"A New York Treasure" --Village Voice

Million Dollar Movie

My brother, sister and I had bedtime when we were kids, through middle-school if I remember correctly. It got pushed later and later as we got older of course, but my mom was not into letting us stay up late during a school night to watch TV. So we’d start watching a movie and then have to go to bed halfway through. Mom would tuck us in, kiss us goodnight, and then go back to the living room of our small two-bedroom apartment and watch the rest of it.

She filled us in the next morning over breakfast, the story slowly coming back to her as she sipped her coffee, spread a triangle of Laughing Cow on a burnt piece of toast, her face still creased from the sheets, her voice still thick with sleep. Mom came to this country in 1967 from Belgium but never completely lost her French accent. When excited, her voice would get dramatically high, but not in the morning. It wasn’t sing-songy but full of melody, inflection and animation (nothing frustrated her more than watching a woman getting chased by the bad guys in a movie…”Kick him in the balls, kick him in the balls!” she’d say. “I don’t understand why they don’t just kick them in the balls.”)

In re-telling the movie, Ma never cut to the chase. She traced her way back into the story and then proceeded to give us a blow-by-blow account in painstaking detail. Sometimes she’d pause, not remembering the sequence of events, and spend five minutes sorting out what happened. Aloud. I would hang on her words, annoyed by her deliberate pace, not for one minute comprehending the way the female mind worked. I just wanted the payoff. What happened? The important stuff, not details of the scenery and costumes.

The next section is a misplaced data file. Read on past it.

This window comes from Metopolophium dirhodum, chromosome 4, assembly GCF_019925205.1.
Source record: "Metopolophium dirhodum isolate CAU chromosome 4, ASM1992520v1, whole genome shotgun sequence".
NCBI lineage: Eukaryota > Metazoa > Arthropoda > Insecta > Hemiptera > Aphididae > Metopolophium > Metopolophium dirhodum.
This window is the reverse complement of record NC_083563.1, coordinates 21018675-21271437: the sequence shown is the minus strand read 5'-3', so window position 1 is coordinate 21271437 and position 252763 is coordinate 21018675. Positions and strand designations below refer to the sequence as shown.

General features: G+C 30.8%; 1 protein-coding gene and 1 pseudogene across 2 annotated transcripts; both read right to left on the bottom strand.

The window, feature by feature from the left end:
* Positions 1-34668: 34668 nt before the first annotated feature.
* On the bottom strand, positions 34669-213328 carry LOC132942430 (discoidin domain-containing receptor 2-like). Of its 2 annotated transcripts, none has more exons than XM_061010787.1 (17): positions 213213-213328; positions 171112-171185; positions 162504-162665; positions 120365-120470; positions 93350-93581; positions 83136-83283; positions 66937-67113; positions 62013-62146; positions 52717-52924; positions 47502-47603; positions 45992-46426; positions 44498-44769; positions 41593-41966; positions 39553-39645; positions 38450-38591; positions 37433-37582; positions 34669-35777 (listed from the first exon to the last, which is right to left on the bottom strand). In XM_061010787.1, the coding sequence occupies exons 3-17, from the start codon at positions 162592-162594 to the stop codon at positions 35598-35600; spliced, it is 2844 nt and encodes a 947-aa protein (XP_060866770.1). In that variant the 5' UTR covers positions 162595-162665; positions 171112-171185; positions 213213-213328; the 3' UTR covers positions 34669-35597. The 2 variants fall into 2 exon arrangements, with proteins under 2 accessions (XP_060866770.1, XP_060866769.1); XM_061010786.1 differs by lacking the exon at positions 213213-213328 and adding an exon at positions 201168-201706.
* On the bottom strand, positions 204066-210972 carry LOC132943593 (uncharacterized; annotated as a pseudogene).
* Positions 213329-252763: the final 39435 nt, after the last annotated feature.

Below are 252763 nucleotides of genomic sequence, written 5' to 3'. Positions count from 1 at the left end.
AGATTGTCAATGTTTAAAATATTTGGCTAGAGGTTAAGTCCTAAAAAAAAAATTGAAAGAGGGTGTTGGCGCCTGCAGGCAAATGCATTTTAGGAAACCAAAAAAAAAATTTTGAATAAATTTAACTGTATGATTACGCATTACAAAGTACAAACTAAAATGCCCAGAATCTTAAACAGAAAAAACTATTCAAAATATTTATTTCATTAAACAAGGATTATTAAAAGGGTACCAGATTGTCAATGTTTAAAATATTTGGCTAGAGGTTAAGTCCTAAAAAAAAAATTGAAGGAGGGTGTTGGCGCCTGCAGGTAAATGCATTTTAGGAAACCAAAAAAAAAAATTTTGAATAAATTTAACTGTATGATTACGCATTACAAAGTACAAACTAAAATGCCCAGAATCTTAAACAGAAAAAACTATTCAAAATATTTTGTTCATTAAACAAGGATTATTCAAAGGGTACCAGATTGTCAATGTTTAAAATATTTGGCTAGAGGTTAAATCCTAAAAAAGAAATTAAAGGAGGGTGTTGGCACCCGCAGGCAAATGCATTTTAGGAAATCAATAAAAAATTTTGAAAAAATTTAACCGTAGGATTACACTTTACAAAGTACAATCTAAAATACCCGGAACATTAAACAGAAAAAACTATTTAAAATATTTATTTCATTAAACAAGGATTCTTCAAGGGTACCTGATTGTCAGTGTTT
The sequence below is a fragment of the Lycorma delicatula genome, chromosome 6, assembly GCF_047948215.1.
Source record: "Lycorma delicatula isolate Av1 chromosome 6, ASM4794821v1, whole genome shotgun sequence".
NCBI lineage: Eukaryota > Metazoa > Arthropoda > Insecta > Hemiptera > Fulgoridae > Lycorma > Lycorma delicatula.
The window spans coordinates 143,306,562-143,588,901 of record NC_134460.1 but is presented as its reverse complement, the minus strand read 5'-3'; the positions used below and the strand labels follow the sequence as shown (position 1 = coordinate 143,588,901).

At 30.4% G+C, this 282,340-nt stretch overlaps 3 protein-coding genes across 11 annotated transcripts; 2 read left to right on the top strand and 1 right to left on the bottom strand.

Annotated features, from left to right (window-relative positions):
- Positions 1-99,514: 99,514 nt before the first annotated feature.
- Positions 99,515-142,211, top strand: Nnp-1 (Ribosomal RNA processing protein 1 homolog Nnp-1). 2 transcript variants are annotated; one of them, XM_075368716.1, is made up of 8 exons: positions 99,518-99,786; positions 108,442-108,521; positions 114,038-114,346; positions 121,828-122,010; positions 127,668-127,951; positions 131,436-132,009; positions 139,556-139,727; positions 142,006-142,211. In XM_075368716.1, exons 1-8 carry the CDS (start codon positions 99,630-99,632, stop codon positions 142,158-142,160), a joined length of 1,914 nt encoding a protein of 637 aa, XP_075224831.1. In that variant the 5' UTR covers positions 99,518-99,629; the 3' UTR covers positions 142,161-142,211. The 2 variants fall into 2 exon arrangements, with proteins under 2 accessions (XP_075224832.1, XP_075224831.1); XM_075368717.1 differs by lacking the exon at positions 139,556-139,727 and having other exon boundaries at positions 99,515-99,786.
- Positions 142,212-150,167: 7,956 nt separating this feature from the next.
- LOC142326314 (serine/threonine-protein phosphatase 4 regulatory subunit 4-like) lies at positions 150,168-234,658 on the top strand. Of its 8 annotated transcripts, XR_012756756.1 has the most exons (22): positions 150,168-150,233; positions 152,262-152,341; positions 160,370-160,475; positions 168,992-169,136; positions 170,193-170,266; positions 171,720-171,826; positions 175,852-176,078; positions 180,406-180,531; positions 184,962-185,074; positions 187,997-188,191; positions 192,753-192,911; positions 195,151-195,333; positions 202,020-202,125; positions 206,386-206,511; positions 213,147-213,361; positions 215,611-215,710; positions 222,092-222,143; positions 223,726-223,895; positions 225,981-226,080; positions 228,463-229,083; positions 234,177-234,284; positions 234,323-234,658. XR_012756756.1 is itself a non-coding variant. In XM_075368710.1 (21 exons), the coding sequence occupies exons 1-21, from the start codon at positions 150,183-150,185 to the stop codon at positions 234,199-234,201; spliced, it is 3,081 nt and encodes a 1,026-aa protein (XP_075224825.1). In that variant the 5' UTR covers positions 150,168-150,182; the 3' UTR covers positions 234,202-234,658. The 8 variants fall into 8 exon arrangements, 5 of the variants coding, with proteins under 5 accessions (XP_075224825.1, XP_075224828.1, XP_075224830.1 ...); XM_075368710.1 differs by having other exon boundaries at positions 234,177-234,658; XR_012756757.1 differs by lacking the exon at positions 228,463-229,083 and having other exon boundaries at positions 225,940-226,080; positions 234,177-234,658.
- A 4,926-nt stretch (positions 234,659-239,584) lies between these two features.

One movie that she told us about one morning was Cactus Flower, a movie I’ve never watched, but for a minute or two here or there, since. I like it better in my memory, listening to Mom, who loved Goldie Hawn and Walter Matthau, telling us what went down.

There was something about Goldie Hawn that she could relate to–they both had the ability to be light and fun, and were not afraid to laugh at themselves. They were both adorable when they were young but their looks changed as they got older and their voices got huskier. They were tested by life and proved not to be pushovers. Still, there was something, if not innocent, then refreshing and bubbly about both of them that links them together in my memory. I image that the Goldie Hawn of Cactus Flower brought my mother back to a time that I was too young to remember, when mom was young and new to this country. Before she had kids and her marriage got dark and ugly.


1 Chyll Will   ~  May 20, 2010 2:58 pm

Megan Fox will not be in Transformers 3 because she either quit or got fired by director Michael Bey.

Somebody please send the wambulance to set; there's a media catfight about to break out and it promises to be, um, explosive...

2 NYYfan22   ~  May 20, 2010 3:02 pm

I love when you write pieces like this, Al. Presents a side of your writing that is found in all the greats.

[large sweeping motion with arm] One day, lad, all this will be yours!

3 Alex Belth   ~  May 20, 2010 3:09 pm

2) Thanks, man! It's the kind of writing that means the most to me, and I don't mean that in a self-indulgent way. It's just the most creatively stimulating. And although I try to keep it brief, I do spend some time thinking about it and working on drafts before I post it.

Much obliged for the kind words.

4 bags   ~  May 20, 2010 5:11 pm

there is a very high degree of awesomeness here, alex. i especially like this one. it has a sense of melancholy i really like.

5 NYYfan22   ~  May 20, 2010 10:50 pm

[3] word. I still love your Stikes and Gutters memoir... I've sent the link to dozens of people, and I've probably read it 6, 7 times myself. I'm a die-hard Lebowski fan, and pretty-much every convo I have about the movie (or the Coen Bros in general) ends with me giving the other party the link to your memoir. I mean perfect strangers at parties, bars, or on the street. haha

Keep up the good work.

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"This ain't football. We do this every day."
--Earl Weaver